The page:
Green energy hub is backed to create thousands of jobs

Energy Minister Charles Hendry (second left) with Hartlepool MP Iain Wright (far left) and Heerema's Alan Lloyd and Nick Routledge (far right)
Energy Minister Charles Hendry (second left) with Hartlepool MP Iain Wright (far left) and Heerema's Alan Lloyd and Nick Routledge (far right)

A GOVERNMENT minister has backed Hartlepool to become a hub for green energy in a move which could create thousands of new jobs.

Energy minister Charles Hendry said he was “impressed” with what the town has to offer during a whistle-stop tour of firms Heerema Hartlepool, PD Ports and JDR Cable Systems.

Town leaders say the visit gave the minister the opportunity to see for himself the “enormous potential” for developing new and renewable energy sources.

Mr Hendry said: “Hartlepool has the potential to be a central part of the renewable energy infrastructure in this country.

“That would of course lead to a huge number of jobs.”

Mr Hendry, who was invited to Hartlepool by town MP Iain Wright, added: “I have been impressed both by what has already been done in recent years and with the huge potential for continued development here.

“Anybody who is serious about construction in the off-shore industry should look no further than the UK.”

He said that Hartlepool already has the land, the facilities and the skilled workforce in place.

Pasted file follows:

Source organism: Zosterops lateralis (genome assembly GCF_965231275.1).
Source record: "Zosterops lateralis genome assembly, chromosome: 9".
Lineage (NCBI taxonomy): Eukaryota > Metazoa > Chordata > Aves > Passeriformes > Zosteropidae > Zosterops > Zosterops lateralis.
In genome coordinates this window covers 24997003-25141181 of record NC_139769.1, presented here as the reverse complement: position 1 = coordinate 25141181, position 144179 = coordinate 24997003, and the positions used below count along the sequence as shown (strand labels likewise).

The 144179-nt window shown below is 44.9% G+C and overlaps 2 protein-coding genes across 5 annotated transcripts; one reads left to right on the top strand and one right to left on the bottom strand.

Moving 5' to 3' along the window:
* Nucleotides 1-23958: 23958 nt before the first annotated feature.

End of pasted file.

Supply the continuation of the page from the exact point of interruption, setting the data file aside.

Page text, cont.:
Mr Wright said: “The aim of the visit was to show the minister the huge potential of Hartlepool and in particular in the off-shore renewable energy industry.

“We can be at the centre of UK policy for energy.

“Hartlepool has a big role to play.”

The minister’s visit came on the back of the Government announcement last week that Hartlepool had been confirmed as one of eight sites where new multi-million pound reactors can be developed.

Jerry Hopkinson, managing director of bulks, ports and logistics at PD Ports, said: “The message from Hartlepool is that we are ready to go.

“We have an excellent facility with lots of available land directly adjacent to the port which is ideal for the construction of factories in the wind sector.

“There is huge potential to create several thousand long-term sustainable jobs in the town.”

Paul Barker, development director at PD Ports, said the desire was to create a “cluster” of businesses at the Greenland Road site which would have spin-off benefits to the supply chain.

Nick Routledge, vice president of business development and sales at Heerema, showed how work was progressing on a huge 180-ft oil and gas well head, which will sit on the seabed at a site in the North Sea once work is complete in July at the offshore construction yard.

He added: “There is a lot of expertise in Hartlepool.

“It is great for Mr Hendry to see what is happening on the ground.”

Mr Hendry was also given a tour of JDR Cable Systems, which makes cables for the world’s wind power turbines and high-voltage subsea cables weighing up to 4,000 tonnes.

Earlier this year the firm won a contract with the Chinese National Oil company to supply power cables.

Patrick Phelan, the firm’s managing director, said he took the opportunity to point out the importance of continued projects to safeguard jobs.

He added: “It is great to be exporting to China, given their expanding economy.”

Antony Steinberg, economic development manager at Hartlepool Borough Council, said the visit gave the town the opportunity to demonstrate the “high added value manufacturing” that is already happening.